On 19 August 1996, Dr. Kao, Van Brunt and LSU filed a motion for partial summary judgment dismissing the parents' wrongful birth claim, contending that there is no dispute that the parents were counseled as to the existence of a chromosomal abnormality which could lead to a birth defect, and were notified within the time limits necessary to obtain an abortion if they had so desired.
On the same day, Dr. Kao, Van Brunt and LSU filed a motion for partial summary judgment dismissing Kristina's wrongful life claim based on the suggestion that Louisiana, like other states that have addressed the issue, does not recognize a cause of action for wrongful life.
On the same day, Dr. Miller and LSU filed a motion for summary judgment, making substantially the same allegations as those contained in the two motions for partial summary judgment filed by Dr. Kao, Van Brunt and LSU.
The motions for summary judgment were heard on 27 September 1996 and the trial court granted summary judgment on 3 October 1996 dismissing the wrongful life claim. The trial court denied the motions for summary judgment with respect to the wrongful birth claims filed on behalf of the parents and Kristina. Kristina and her parents appeal the judgment insofar as it dismisses the wrongful life claim.
STATEMENT OF FACTS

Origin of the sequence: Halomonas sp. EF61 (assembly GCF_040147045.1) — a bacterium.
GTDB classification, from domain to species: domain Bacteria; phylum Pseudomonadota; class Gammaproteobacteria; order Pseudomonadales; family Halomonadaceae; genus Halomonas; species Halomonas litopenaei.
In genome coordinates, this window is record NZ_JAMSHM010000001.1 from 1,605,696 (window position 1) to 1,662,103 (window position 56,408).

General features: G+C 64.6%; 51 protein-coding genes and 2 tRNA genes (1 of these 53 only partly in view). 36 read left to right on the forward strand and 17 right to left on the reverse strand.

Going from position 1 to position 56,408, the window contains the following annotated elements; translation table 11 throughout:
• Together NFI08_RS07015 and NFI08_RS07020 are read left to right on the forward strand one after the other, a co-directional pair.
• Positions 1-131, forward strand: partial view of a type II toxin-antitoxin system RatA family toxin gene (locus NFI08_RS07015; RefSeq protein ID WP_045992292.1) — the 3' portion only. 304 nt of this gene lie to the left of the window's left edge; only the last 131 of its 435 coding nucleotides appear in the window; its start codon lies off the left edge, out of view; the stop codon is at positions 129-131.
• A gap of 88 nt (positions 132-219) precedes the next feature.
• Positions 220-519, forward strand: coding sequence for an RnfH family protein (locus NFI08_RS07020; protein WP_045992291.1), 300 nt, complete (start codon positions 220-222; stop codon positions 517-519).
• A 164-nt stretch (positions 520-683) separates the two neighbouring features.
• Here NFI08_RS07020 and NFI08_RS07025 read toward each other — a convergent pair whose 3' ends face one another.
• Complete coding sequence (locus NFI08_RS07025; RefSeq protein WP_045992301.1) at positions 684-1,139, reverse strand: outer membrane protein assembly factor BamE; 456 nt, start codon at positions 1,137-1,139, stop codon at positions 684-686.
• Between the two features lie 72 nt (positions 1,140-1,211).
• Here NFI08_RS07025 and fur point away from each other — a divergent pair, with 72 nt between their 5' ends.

In her affidavit to the medical review panel, Kristina's mother swore that at an unspecified time during her third pregnancy she was concerned about the possibility of a birth defect and asked her obstetrician, Dr. Jack Jacob, about the possibility of an amniocentesis. He referred her to Dr. Miller, and an ultrasound and amniocentesis were performed at Southern Baptist Hospital on 28 June 1990. Kristina's gestational age was then estimated at between 13.8 and 16.8 weeks. On 11 July 1990, Dr. Miller's office advised the mother that the test results were normal; on 9 August 1990, Dr. Miller's office told her the results were not completely normal, and requested blood samples from both parents. The parents were advised during the 23rd week of gestation that there was a significant risk that the child would be born with a birth defect. Kristina's mother claims in her affidavit that "since the fetus was viable" she refused to terminate the pregnancy; however, had she been informed of the defect in her 16th through 19th week of gestation, she would have aborted Kristina. The affiant gave no basis for her opinion that "the fetus was viable" at 23 weeks gestation.